I lived about 15 miles one-way to where I went to school in the town of Catoosa, population 3000. About half the road there is a one and a half lane country road full of potholes. It had many sharp and blind corners and hills and meandered generally along the Verdigris river. I would call it generally unsafe now but back then it was just the road home. On a map the road doesn't really seem to have a point and it wanders all over the place when most all roads are built and maintained by the counties and are straight section lines. I was told it was an old wagon trail and considering it's route along the river it made sense. It was a long way between bridges in the old days. The other half of the road was a wide two lane highway with wide shoulders. It couldn't be much more different than the wagon trail and was a pleasure to drive.

One long lazy summer day my friend Bruce and I got the idea that we would ride our bikes to the town where our school and friends all lived. I would guess we were in the 5th grade, maybe 6th. We had heard stories about how our buddies rode bikes around town and got into all sorts of adventures. We wanted to get a piece of that so the plan was hatched. We left after our parents had all went to work. No we didn't tell anyone where we were going. Kids. We were sure we'd be told no so it just seemed better to not tell anyone. Of course we didn't consider that everyone in the town knew us and our families and that everyone would know almost immediately but kids don't know that. We managed to ride about 50 miles that day on generic one speed bikes without getting hurt or killed. And we got to hang out with some of our friends. The only way we had of knowing where they were was to ride around and look for them. I don't remember getting in any trouble with our parents. It seems like it may have been mentioned in passing. Dunno.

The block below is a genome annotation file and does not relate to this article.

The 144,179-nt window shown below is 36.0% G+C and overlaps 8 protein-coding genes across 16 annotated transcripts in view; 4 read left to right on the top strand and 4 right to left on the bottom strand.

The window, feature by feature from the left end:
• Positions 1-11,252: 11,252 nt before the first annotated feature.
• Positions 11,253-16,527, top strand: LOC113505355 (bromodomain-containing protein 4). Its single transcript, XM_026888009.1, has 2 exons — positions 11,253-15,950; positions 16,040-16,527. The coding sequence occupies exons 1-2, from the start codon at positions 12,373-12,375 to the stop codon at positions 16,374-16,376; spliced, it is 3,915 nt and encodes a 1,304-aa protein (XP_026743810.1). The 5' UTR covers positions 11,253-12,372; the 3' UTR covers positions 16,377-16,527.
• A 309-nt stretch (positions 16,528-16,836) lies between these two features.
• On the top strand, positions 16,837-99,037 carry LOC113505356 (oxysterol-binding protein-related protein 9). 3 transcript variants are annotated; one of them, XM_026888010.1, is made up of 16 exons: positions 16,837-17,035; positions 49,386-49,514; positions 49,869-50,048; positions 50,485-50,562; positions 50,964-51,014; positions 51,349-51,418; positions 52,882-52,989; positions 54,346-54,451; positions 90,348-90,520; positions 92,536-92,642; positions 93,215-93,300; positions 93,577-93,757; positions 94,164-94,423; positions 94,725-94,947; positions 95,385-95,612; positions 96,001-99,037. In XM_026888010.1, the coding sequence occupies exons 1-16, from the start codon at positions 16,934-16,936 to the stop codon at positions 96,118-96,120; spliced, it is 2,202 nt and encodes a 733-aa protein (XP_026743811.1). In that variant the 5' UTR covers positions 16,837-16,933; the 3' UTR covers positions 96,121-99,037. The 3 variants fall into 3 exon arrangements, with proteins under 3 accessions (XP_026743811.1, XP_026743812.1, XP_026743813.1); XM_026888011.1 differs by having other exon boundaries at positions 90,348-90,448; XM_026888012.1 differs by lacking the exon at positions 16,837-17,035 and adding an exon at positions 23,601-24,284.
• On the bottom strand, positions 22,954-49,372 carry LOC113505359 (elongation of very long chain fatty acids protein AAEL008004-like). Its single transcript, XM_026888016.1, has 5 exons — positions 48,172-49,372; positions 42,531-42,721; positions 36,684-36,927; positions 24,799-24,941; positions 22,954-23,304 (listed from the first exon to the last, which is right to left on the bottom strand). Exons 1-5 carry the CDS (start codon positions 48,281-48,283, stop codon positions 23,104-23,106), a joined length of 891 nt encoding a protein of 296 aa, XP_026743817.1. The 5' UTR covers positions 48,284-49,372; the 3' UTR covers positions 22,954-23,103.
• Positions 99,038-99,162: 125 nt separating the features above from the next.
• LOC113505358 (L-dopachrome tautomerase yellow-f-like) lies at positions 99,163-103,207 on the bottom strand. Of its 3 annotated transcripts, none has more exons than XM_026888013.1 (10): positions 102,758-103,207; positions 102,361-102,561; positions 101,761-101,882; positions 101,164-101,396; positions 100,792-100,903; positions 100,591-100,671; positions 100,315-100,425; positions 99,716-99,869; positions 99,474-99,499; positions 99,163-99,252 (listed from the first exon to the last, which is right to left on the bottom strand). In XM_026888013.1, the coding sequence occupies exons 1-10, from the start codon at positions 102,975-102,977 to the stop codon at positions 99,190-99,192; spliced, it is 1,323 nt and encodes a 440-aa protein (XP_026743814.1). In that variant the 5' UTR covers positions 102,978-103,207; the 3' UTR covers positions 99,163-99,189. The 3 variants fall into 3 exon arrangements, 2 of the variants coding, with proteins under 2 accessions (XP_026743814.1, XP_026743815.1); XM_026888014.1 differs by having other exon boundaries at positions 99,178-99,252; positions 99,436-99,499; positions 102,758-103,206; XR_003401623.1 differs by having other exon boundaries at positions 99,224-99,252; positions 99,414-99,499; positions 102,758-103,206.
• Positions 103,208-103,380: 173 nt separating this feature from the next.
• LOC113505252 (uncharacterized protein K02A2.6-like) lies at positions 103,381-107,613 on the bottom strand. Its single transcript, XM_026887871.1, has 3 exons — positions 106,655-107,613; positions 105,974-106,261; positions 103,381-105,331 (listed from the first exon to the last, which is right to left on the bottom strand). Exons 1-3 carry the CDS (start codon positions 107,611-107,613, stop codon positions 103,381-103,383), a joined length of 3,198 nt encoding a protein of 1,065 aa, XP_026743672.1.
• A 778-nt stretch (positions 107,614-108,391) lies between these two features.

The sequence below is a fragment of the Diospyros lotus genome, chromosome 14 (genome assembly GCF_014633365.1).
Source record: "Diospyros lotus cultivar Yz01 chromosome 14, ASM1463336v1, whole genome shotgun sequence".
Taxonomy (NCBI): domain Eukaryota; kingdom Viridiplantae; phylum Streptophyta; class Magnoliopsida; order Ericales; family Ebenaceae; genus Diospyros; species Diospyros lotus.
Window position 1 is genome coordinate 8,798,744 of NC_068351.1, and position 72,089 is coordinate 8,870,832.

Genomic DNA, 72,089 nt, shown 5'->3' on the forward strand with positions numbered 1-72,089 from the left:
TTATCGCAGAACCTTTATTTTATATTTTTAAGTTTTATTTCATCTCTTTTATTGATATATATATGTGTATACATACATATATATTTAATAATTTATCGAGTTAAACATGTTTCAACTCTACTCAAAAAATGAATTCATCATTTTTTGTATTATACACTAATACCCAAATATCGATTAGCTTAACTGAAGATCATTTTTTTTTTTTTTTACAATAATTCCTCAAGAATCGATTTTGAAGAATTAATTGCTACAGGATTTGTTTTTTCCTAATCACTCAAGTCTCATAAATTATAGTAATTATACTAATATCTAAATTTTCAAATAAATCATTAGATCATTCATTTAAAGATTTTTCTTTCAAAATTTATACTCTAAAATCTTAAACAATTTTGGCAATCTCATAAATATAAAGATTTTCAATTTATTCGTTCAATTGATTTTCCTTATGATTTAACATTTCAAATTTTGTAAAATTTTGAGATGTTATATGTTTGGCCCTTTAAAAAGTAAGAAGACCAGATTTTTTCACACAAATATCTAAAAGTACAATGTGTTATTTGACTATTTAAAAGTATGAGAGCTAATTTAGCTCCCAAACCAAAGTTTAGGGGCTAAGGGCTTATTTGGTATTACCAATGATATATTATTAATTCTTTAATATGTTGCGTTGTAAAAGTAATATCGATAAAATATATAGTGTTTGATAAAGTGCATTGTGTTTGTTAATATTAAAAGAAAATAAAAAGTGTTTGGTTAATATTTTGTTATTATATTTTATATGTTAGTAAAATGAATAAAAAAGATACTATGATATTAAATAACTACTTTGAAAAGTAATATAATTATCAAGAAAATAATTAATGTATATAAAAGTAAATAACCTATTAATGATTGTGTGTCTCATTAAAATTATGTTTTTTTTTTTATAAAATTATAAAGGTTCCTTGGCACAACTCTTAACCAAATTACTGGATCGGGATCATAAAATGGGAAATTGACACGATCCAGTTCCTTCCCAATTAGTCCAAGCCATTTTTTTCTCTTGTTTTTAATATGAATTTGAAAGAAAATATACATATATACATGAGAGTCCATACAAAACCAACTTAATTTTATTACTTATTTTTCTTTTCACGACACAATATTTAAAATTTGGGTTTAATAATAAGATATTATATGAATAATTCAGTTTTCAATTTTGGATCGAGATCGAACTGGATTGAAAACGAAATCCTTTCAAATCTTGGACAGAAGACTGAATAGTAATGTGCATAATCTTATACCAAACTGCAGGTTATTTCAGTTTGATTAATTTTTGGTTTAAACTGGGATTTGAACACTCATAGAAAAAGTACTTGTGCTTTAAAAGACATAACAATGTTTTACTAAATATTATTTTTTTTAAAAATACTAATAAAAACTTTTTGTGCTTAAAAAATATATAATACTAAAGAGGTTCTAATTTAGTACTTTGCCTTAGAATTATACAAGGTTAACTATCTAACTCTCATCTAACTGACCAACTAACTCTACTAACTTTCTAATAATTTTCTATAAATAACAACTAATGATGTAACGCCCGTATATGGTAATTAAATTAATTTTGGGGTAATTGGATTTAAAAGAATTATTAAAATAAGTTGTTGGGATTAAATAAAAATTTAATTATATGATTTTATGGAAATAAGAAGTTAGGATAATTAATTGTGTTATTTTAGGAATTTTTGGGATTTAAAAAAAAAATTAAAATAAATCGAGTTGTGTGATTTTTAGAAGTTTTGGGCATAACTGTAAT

I watch kids nowadays get rides from their parents to and from school who only live two blocks away. I don't know if it was better in the old days or worse. But I do know that the amount of parental guilt and paranoia surrounding kids today has increased a hundred fold. Back then it seemed like kids had much more responsibility in learning about their world and sometimes there were consequences...a burned hand or a broken leg or a cut on your forehead. You got scars but you also learned a great deal about yourself and the world and how to interact within it. It was the blossoming of common sense, something infinitely more valuable to a kid than what they get now in its place, dollars and cents.

1 comment:

  1. i learned how to ride a bike when i was 7.
    i don't think 8 or 10 years old is kinda old to be learning. I'm actually the one who finally taught Matt to ride a bike when he was 20. I think it's probably a lot harder to teach adults things like that because they are embarrassed that they don't already know how and get frustrated and want to quit more easily than kids.